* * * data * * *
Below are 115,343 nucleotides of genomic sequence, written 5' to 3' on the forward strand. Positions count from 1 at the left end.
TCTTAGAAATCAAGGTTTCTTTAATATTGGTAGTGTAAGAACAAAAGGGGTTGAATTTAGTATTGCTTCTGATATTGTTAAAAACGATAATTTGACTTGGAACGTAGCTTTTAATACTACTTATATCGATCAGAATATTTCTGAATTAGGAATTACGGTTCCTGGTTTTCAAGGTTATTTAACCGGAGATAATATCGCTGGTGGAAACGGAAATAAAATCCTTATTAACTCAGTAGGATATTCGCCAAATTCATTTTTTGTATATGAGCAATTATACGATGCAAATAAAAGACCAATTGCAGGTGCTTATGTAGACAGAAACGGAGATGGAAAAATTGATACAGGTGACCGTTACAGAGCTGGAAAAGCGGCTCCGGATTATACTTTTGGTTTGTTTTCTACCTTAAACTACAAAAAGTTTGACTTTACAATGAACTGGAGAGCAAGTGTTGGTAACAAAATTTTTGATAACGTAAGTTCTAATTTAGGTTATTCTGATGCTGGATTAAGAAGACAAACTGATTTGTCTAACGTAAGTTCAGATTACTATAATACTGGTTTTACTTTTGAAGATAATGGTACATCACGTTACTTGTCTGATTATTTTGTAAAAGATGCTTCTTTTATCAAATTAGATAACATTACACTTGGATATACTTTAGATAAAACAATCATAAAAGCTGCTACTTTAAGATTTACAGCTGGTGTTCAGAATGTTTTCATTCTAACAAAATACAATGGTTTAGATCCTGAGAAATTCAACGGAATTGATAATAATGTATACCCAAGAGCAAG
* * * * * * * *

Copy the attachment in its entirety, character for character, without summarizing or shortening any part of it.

Below are 115,343 nucleotides of genomic sequence, written 5' to 3' on the forward strand. Positions count from 1 at the left end.
TCTTAGAAATCAAGGTTTCTTTAATATTGGTAGTGTAAGAACAAAAGGGGTTGAATTTAGTATTGCTTCTGATATTGTTAAAAACGATAATTTGACTTGGAACGTAGCTTTTAATACTACTTATATCGATCAGAATATTTCTGAATTAGGAATTACGGTTCCTGGTTTTCAAGGTTATTTAACCGGAGATAATATCGCTGGTGGAAACGGAAATAAAATCCTTATTAACTCAGTAGGATATTCGCCAAATTCATTTTTTGTATATGAGCAATTATACGATGCAAATAAAAGACCAATTGCAGGTGCTTATGTAGACAGAAACGGAGATGGAAAAATTGATACAGGTGACCGTTACAGAGCTGGAAAAGCGGCTCCGGATTATACTTTTGGTTTGTTTTCTACCTTAAACTACAAAAAGTTTGACTTTACAATGAACTGGAGAGCAAGTGTTGGTAACAAAATTTTTGATAACGTAAGTTCTAATTTAGGTTATTCTGATGCTGGATTAAGAAGACAAACTGATTTGTCTAACGTAAGTTCAGATTACTATAATACTGGTTTTACTTTTGAAGATAATGGTACATCACGTTACTTGTCTGATTATTTTGTAAAAGATGCTTCTTTTATCAAATTAGATAACATTACACTTGGATATACTTTAGATAAAACAATCATAAAAGCTGCTACTTTAAGATTTACAGCTGGTGTTCAGAATGTTTTCATTCTAACAAAATACAATGGTTTAGATCCTGAGAAATTCAACGGAATTGATAATAATGTATACCCAAGAGCAAG